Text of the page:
## What is a wave packet?

Hello.
What is actually a wave packet?
I am looking at the derivation of the nonlinear schrodinger equation in hydrodynamics, which seemingly says that the envelop of a wave packet obeys the NLS.
But, in the first place, why would a wave packet be produced?
Is the wave-number a constant within a wave packet? I mean, does a wave packet has a only One wave number? Actually how many waves are these in a wave packet?

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 Mentor All "real" waves in nature are actually wave packets! The monochromatic ("pure") waves that we describe with a single wavenumber $k$ and frequency $\omega$ are mathematical idealizations. They can't actually exist in nature because they extend to infinity in both directions. Real waves that we observe in nature always have a finite length. Nevertheless, we can analyze them mathematically as superpositions of (in general) an infinite number of monochromatic waves, with different wavenumbers and frequencies. Many times we don't have to worry about this because the wave is very long, and one wavenumber and frequency dominate overwhelmingly. In this case it's often a sufficient approximation to analyze it as if it were an infinitely long monochromatic wave. But there are other situations where we have to deal with the fact that the wave actually contains components with different wavenumbers and frequencies.

 Quote by jtbell All "real" waves in nature are actually wave packets! The monochromatic ("pure") waves that we describe with a single wavenumber $k$ and frequency $\omega$ are mathematical idealizations. They can't actually exist in nature because they extend to infinity in both directions. Real waves that we observe in nature always have a finite length. Nevertheless, we can analyze them mathematically as superpositions of (in general) an infinite number of monochromatic waves, with different wavenumbers and frequencies. Many times we don't have to worry about this because the wave is very long, and one wavenumber and frequency dominate overwhelmingly. In this case it's often a sufficient approximation to analyze it as if it were an infinitely long monochromatic wave. But there are other situations where we have to deal with the fact that the wave actually contains components with different wavenumbers and frequencies.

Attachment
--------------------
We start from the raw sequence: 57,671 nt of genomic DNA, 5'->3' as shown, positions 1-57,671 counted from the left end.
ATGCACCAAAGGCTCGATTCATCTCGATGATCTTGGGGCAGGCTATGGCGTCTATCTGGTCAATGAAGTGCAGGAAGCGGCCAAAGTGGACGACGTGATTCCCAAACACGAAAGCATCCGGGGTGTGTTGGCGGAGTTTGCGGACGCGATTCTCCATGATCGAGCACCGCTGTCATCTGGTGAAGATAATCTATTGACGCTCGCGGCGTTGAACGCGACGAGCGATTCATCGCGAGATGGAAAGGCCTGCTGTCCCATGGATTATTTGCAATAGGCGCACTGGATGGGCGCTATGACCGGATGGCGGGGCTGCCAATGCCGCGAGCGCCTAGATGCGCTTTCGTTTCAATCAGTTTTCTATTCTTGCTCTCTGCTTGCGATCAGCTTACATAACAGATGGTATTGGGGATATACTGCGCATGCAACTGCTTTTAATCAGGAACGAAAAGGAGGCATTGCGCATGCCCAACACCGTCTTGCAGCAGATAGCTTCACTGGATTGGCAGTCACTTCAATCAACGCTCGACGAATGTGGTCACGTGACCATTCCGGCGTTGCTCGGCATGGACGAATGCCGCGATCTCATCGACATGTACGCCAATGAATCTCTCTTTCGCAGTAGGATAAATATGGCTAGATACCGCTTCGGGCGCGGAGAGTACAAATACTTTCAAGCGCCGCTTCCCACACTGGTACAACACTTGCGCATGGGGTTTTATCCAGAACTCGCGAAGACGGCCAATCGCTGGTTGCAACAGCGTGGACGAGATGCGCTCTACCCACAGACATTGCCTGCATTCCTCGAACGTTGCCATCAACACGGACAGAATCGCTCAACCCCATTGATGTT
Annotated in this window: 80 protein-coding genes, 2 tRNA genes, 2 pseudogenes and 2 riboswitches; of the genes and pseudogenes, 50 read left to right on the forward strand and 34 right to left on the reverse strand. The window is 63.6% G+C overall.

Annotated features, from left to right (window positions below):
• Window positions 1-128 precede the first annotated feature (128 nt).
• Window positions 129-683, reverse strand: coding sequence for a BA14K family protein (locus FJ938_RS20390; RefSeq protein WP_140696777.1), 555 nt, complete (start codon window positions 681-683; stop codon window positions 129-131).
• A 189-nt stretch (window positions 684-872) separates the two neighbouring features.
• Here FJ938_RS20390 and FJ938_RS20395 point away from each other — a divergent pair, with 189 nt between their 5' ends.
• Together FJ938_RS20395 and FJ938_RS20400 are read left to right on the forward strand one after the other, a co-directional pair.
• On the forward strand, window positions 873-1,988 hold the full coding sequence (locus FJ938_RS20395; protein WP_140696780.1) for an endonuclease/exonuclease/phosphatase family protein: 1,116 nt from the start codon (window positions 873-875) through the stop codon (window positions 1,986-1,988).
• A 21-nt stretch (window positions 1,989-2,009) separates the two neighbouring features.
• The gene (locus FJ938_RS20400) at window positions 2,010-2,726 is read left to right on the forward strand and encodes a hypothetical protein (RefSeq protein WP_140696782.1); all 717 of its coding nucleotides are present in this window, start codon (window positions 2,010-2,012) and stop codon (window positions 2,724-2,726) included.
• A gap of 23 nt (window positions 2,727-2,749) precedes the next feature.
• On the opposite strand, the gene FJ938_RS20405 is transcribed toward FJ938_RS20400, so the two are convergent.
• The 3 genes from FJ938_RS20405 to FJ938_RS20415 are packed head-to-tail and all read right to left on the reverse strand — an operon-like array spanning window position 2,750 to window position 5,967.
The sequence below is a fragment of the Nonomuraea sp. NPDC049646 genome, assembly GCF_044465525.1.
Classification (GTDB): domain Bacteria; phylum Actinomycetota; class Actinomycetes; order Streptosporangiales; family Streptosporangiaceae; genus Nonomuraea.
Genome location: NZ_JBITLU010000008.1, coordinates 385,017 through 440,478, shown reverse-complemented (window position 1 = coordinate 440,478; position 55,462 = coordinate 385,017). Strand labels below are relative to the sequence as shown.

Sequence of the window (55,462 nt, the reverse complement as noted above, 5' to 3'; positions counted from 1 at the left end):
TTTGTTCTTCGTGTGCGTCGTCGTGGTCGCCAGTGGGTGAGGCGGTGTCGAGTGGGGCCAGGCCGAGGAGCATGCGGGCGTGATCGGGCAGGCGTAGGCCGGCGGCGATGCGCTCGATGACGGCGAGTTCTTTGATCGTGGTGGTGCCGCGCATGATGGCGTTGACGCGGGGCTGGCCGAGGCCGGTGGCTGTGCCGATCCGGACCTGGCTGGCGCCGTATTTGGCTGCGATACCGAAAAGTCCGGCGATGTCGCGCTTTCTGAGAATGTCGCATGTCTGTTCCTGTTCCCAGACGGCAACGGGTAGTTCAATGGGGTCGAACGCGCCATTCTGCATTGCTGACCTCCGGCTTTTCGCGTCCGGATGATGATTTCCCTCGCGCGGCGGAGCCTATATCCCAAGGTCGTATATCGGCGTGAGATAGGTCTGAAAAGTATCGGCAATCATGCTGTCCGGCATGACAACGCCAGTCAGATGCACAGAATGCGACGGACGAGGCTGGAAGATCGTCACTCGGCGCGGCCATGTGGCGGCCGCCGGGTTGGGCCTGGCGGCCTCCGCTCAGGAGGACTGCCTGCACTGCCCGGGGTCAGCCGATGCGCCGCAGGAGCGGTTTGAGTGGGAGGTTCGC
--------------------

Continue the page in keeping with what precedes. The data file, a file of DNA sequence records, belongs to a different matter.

Is a wave packet necessarily a pulse or something?
I am rather confused by this:
Amplitude = A(x,t) exp (ikx), so A(x,t) is a function that will vary with x and t. So, A(x,t) is the envelope, right? So is this a wave packet? but how come there is just ONE wave number k in this expression?

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## What is a wave packet?

 Quote by hanson Thanks for your reply. Is a wave packet necessarily a pulse or something? I am rather confused by this: Amplitude = A(x,t) exp (ikx), so A(x,t) is a function that will vary with x and t. So, A(x,t) is the envelope, right? So is this a wave packet? but how come there is just ONE wave number k in this expression? Please kindly explain
If you think about writing A(x,t) as a fourier transform you will see that it is indeed the sum of many different waves of many different wave-numbers, thus so is "Amplitude."

 Quote by hanson Thanks for your reply. Is a wave packet necessarily a pulse or something? I am rather confused by this: Amplitude = A(x,t) exp (ikx), so A(x,t) is a function that will vary with x and t. So, A(x,t) is the envelope, right? So is this a wave packet? but how come there is just ONE wave number k in this expression? Please kindly explain
Note that any function of x can be expressed in the form A(x) exp (ikx) (here I omit the time dependence, i.e., set t=0, because the time dependence should be derived from the wave equation). So, when we speak about wave packets we usually assume some additional requirements on the form of the amplitude function A(x). For example, it is common to assume that A(x) is smooth, i.e., it doesn't change much on the scale of one period of the oscillating factor exp (ikx). Then, it is easy to see that the dominant frequency in the Fourier decomposition of A(x) exp (ikx) is k.

Eugene.